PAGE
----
Confession of a Child of the Century (2015) is an adaptation of an 1836 autobiographical novel by French writer Alfred de Musset … and if that isn’t proof enough that I’m not its target market, I don’t know what is. Mid-nineteenth-century French literature is generally misogynistic and bleak, but I was trying to find Children of the Century (which is actually based on the same novel) and came across this … and since we have a review of that, and not this, I took one for the team. And oh, did I.
Musician Pete Doherty (of the bands The Libertines, Babyshambles) plays Octave, who is the son of an aristocrat and SO BORED with the hedonistic lifestyle he lives in Paris… including lots of stellar thoughts about women. See, Octave has had his heart broken by a courtesan, and without ever thinking of the fact that these women are in shitty situations, risking their health (STDs) and unwed pregnancy to be taken care of by men with money only to be cast aside, HE’S the one who is butt-hurt by all these allegedly craven women. What makes this worse is that Octave endlessly narrates this butt-hurt throughout the film, particularly the first third, and OH MY GOD my ass fell off. I’M SO SORRY THE PATRIARCHY ISN’T FUN FOR YOU OCTAVE. Fucking manchildren!
Octave realizes his debauched life isn’t fulfilling, but instead of, ya know, turning his life into something productive to be proud of, he heads off to his father’s estate and “falls in love” with a local widow, basically continuing the same pattern of his previous life, even if there’s less booze involved. I put air quotes around “love,” because this guy doesn’t know what love is. Although he picks Brigitte, a slightly-older country widow of strong character (Charlotte Gainsbourg — Les Misérables, Jane Eyre) as the object of his affection, Octave doesn’t seem to notice that his falling in love with her ends up basically putting her in the role of a courtesan — oh, and then after he wins her, he goes back to being jaded and blasé and basically blames her for all those hard-hearted courtesans who “used” his sensitive little heart. That turn of events is inspired by him finding out that she told him a piano piece she’d composed was written by another composer. From there, he starts suspecting her of cheating on him and endlessly pushes her away. Meanwhile, Brigitte loses what made her interesting — her spine — and ends up begging Octave to keep loving her.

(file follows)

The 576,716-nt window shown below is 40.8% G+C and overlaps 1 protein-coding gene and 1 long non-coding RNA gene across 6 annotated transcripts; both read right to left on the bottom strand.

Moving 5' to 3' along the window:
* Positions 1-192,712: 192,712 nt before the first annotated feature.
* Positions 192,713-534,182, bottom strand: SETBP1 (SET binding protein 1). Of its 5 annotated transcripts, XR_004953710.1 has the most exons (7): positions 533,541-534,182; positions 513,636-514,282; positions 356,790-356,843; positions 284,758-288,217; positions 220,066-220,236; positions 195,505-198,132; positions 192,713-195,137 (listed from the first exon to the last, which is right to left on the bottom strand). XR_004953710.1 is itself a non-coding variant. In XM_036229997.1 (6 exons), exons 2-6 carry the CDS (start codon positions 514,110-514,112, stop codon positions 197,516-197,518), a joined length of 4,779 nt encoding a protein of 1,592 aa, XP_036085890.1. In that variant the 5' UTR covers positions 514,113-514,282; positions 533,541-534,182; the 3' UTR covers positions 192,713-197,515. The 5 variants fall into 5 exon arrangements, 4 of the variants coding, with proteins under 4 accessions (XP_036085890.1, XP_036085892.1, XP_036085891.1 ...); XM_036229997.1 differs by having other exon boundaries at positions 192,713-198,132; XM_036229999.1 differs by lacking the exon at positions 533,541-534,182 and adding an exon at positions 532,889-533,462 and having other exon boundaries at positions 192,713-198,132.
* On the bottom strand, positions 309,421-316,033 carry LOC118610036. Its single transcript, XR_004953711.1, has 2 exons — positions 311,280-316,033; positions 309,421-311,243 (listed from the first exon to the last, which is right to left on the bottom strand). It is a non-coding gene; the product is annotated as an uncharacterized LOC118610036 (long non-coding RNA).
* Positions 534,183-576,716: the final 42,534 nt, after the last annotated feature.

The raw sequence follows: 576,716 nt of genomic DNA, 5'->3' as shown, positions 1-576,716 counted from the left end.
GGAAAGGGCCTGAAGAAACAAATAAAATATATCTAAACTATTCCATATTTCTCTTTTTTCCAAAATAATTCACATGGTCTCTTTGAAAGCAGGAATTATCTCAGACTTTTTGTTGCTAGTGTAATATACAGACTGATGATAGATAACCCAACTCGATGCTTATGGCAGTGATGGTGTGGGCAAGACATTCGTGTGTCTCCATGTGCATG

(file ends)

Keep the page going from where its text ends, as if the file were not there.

It took Wikipedia after the fact to tell me that this is supposed to be the story of Musset’s affair with writer George Sand, and that’s because there’s no references to Brigitte being a writer or anything other than an intelligent, feeling woman. Apparently this was the lowest-grossing theatrical release of 2015, and I sincerely hope that was because of its whiny, misogynistic world view.
All that bullshit aside, the costumes — designed by Esther Walz (Charité, Pope Joan) — were overall successful, although the most visually interesting were on the courtesans:
The men look like mid-19th century men to me, clothing-wise:
Octave’s hair, on the other hand, left a lot to be desired:
Brigitte is, by necessity, dressed relatively plainly, although her wardrobe goes through an arc:
Did you catch Confession of a Child of the Century? Did you regret your life choices?